But it was still more than what she had at the moment. Here, she was trapped with an invalid, an irate father and Joaquin, who, bless him, had never been much for conversation. The only break in the monotony had been the brief appearances of Maria, Alejandro’s maid, as well as Nathan Battle, the local sheriff, and Bailey Collins, the state investigator who had been assigned to Alejandro’s case.
Honestly, she wasn’t sure how much longer she could stand it.
Gabriella wrapped the bandage around her finger, wishing she could wrap her head around the situation. For as long as she could remember, her world had been a safe, if constrained place. Now, with Alejandro’s kidnapping, discovery and subsequent memory loss, everything was turned upside down.
In the midst of feeling sorry for herself, the doorbell chimed.
Perhaps Maria had returned. Gabriella liked talking to her. It was a relief to have a normal conversation with another woman, even if it was mere small talk about the weather and groceries. Anything to break up the monotony of the days in Alejandro’s house.
She hurried out of the bathroom. Joaquin followed her to the door. They’d already reached an understanding that, in lieu of hiring more help—something her father was not interested in—Gabriella would answer the door and Joaquin would stand guard, ready to spring into action.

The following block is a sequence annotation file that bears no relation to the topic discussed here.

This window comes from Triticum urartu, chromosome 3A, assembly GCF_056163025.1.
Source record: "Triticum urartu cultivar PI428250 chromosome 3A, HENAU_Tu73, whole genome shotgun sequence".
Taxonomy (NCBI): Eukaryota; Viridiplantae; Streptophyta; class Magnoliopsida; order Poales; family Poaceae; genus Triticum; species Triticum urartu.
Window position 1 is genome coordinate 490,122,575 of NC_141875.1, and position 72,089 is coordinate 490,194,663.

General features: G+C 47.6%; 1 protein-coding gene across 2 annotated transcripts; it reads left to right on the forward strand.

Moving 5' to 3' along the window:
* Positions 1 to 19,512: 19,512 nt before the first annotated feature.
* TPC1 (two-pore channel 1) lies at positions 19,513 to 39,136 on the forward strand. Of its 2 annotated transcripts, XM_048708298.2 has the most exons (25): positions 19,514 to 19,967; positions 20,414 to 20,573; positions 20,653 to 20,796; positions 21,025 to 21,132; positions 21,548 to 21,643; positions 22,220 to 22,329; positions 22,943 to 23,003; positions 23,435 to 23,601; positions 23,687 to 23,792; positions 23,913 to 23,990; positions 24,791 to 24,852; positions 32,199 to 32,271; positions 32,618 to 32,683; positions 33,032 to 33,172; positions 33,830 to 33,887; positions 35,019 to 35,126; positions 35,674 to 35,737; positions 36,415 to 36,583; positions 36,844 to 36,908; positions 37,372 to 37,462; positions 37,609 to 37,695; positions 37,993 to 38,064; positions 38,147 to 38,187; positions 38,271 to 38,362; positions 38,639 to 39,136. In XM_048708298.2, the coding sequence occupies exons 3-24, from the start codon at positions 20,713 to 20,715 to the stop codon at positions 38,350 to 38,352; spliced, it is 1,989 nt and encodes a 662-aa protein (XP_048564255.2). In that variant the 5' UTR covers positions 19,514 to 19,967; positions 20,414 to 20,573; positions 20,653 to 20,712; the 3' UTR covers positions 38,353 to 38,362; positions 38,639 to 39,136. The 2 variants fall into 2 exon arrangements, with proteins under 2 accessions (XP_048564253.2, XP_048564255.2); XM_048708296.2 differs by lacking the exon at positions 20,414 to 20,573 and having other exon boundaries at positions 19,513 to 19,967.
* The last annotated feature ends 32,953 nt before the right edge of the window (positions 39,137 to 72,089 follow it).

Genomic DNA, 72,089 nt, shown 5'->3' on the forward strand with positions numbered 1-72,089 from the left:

The bell chimed again, causing Gabriella to hurry. It couldn’t be Maria—she wasn’t that impatient. Which meant it was either the sheriff or the state investigator. Which meant her father would spend the better part of his afternoon raging at American injustices.
Resigned to her fate, Gabriella paused to catch her breath at the front door before opening it. She was, for the foreseeable future, the lady of the house. It was best to present the del Toro family in a positive light—all the more so because Maria had indicated that some members of the community were suspicious of the family of Alex Santiago. She checked her reflection in the hall mirror, thankful that the only thing out of place was the bandage on her finger, and affixed a warm smile to her face. She’d played the hostess for her father’s business dinners before. She knew her role well.
Neither Sheriff Battle nor Agent Collins stood on the front stoop. Instead it was a cowboy—a tall, broad cowboy wearing a heathered sports jacket, a dark gray shirt and a dark pair of jeans over his gray ostrich cowboy boots. The moment he saw her, he whipped his brown felt hat off of his head and held it to his chest.